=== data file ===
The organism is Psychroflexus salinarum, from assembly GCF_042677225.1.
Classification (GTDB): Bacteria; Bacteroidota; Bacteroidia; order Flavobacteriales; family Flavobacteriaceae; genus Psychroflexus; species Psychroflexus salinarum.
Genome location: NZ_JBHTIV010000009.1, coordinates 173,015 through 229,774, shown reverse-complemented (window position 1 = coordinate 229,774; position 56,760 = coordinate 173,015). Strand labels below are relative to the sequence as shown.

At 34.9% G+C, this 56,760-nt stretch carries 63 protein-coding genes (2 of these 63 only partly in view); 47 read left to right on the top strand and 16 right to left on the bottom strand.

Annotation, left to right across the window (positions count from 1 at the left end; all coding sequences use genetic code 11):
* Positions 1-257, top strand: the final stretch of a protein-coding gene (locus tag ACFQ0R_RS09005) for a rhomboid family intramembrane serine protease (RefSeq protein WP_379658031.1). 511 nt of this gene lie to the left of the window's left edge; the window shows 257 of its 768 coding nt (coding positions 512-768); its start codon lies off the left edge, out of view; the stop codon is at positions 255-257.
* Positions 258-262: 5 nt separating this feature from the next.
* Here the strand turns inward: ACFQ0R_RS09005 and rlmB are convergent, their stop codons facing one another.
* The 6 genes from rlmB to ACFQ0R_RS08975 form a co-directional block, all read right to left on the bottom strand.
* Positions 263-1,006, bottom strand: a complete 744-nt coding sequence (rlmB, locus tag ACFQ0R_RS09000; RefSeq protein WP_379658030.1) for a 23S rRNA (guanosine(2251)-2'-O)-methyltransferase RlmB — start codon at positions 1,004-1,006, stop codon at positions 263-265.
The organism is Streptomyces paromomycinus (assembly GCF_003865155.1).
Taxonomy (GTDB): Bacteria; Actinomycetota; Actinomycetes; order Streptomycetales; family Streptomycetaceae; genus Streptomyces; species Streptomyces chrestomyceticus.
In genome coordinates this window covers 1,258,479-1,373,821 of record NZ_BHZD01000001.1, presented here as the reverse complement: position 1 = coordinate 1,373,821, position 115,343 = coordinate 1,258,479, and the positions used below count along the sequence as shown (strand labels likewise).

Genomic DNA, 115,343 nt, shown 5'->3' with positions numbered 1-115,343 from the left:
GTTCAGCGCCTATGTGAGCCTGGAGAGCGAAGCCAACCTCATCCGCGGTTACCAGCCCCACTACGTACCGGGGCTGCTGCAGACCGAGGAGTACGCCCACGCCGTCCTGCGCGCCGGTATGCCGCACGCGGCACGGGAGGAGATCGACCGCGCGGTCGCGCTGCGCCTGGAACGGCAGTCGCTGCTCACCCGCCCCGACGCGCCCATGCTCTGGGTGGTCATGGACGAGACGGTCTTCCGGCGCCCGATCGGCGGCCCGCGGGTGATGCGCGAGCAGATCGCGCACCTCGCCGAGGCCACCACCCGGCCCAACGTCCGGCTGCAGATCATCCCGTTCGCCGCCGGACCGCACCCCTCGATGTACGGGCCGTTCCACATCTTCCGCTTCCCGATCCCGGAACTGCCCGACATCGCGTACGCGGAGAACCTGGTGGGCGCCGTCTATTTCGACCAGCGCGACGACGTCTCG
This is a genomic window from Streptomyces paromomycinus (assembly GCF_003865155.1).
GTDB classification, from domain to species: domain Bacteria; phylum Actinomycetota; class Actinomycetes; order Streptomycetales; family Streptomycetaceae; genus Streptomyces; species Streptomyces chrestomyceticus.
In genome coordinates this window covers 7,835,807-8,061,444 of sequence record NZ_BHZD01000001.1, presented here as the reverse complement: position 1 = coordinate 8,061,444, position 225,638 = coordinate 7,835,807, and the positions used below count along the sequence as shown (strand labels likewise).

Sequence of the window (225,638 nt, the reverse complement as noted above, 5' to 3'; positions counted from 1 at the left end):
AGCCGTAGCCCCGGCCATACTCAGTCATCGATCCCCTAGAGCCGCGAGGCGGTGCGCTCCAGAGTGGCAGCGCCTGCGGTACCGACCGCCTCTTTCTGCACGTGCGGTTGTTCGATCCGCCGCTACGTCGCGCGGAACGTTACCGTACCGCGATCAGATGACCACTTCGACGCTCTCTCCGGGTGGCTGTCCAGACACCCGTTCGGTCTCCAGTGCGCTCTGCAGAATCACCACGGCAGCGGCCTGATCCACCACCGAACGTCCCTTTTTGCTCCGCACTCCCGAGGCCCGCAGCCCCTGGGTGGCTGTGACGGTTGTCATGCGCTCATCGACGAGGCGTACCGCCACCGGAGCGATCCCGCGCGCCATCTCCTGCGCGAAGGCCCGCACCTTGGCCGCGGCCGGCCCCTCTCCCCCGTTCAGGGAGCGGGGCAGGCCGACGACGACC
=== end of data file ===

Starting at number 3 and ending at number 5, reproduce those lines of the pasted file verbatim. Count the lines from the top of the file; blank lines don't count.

Genome location: NZ_JBHTIV010000009.1, coordinates 173,015 through 229,774, shown reverse-complemented (window position 1 = coordinate 229,774; position 56,760 = coordinate 173,015). Strand labels below are relative to the sequence as shown.

At 34.9% G+C, this 56,760-nt stretch carries 63 protein-coding genes (2 of these 63 only partly in view); 47 read left to right on the top strand and 16 right to left on the bottom strand.

Annotation, left to right across the window (positions count from 1 at the left end; all coding sequences use genetic code 11):